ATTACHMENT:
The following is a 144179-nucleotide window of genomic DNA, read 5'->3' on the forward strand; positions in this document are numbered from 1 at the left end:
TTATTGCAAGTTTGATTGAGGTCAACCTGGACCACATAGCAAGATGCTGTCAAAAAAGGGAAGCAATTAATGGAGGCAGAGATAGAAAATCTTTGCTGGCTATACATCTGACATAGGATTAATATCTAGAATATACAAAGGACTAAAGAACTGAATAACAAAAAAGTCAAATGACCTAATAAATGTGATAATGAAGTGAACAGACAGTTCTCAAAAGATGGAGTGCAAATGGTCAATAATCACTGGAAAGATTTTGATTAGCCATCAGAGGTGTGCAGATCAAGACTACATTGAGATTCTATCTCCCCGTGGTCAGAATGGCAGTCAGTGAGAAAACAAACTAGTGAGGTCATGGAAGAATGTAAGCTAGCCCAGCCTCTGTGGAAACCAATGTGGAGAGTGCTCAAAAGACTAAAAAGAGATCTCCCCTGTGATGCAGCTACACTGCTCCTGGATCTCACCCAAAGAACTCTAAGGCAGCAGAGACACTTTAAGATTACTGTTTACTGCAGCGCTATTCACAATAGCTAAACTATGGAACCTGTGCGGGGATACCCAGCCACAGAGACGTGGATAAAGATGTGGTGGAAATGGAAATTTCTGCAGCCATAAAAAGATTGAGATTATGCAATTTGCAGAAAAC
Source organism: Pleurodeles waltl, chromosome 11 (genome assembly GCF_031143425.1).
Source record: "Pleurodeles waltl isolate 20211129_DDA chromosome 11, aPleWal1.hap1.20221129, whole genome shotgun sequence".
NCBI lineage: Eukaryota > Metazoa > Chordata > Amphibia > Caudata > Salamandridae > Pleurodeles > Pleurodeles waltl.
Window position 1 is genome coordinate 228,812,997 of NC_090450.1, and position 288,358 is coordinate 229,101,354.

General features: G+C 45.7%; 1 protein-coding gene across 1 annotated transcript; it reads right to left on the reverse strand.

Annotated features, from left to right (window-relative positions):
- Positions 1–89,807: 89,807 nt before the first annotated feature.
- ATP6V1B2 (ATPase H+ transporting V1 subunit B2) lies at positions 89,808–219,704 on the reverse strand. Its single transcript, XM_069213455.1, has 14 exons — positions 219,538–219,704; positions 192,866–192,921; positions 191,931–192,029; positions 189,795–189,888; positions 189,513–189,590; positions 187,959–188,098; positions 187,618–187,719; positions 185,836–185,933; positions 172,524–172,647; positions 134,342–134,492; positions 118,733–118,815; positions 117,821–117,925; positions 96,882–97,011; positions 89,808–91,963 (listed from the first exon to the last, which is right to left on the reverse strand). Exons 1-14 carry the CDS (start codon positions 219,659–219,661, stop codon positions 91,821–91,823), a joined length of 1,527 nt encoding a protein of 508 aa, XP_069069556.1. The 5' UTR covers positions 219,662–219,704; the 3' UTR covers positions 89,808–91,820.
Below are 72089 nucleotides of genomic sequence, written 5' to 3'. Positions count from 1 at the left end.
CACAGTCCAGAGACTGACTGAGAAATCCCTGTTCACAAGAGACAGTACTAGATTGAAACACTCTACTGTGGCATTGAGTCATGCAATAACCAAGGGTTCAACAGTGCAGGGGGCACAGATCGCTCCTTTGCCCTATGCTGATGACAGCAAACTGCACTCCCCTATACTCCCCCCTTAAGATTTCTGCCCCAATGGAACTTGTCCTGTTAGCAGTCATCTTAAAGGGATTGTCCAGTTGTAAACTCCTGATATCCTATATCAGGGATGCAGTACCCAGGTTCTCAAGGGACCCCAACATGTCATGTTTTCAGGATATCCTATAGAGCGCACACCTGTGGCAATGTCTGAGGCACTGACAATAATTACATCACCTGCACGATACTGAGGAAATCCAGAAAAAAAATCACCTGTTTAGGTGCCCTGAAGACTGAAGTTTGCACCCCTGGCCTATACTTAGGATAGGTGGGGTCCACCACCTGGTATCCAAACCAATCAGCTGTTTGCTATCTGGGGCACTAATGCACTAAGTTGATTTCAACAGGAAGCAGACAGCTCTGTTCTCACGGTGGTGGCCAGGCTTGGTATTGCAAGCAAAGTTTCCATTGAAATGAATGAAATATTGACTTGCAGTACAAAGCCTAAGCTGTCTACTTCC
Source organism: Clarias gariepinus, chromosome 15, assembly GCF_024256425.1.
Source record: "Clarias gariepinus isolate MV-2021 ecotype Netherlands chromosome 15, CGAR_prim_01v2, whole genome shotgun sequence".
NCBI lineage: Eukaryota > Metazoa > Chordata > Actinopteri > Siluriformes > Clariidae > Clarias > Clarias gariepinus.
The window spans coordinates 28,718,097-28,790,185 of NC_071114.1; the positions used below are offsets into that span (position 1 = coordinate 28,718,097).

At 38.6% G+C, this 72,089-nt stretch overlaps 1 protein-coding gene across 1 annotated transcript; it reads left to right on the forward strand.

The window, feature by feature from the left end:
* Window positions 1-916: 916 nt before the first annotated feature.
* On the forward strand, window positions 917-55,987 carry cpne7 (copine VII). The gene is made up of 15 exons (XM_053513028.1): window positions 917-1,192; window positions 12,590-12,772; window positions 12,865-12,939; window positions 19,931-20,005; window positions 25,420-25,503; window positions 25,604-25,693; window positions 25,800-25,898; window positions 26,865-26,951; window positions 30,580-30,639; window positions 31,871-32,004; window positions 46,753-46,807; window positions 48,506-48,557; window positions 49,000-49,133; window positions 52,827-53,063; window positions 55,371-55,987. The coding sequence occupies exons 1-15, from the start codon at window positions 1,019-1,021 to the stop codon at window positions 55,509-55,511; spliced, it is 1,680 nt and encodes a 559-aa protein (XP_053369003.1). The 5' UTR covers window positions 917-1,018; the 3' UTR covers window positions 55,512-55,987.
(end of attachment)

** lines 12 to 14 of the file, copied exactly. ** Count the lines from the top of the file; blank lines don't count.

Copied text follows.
CACAGTCCAGAGACTGACTGAGAAATCCCTGTTCACAAGAGACAGTACTAGATTGAAACACTCTACTGTGGCATTGAGTCATGCAATAACCAAGGGTTCAACAGTGCAGGGGGCACAGATCGCTCCTTTGCCCTATGCTGATGACAGCAAACTGCACTCCCCTATACTCCCCCCTTAAGATTTCTGCCCCAATGGAACTTGTCCTGTTAGCAGTCATCTTAAAGGGATTGTCCAGTTGTAAACTCCTGATATCCTATATCAGGGATGCAGTACCCAGGTTCTCAAGGGACCCCAACATGTCATGTTTTCAGGATATCCTATAGAGCGCACACCTGTGGCAATGTCTGAGGCACTGACAATAATTACATCACCTGCACGATACTGAGGAAATCCAGAAAAAAAATCACCTGTTTAGGTGCCCTGAAGACTGAAGTTTGCACCCCTGGCCTATACTTAGGATAGGTGGGGTCCACCACCTGGTATCCAAACCAATCAGCTGTTTGCTATCTGGGGCACTAATGCACTAAGTTGATTTCAACAGGAAGCAGACAGCTCTGTTCTCACGGTGGTGGCCAGGCTTGGTATTGCAAGCAAAGTTTCCATTGAAATGAATGAAATATTGACTTGCAGTACAAAGCCTAAGCTGTCTACTTCC
Source organism: Clarias gariepinus, chromosome 15, assembly GCF_024256425.1.
Source record: "Clarias gariepinus isolate MV-2021 ecotype Netherlands chromosome 15, CGAR_prim_01v2, whole genome shotgun sequence".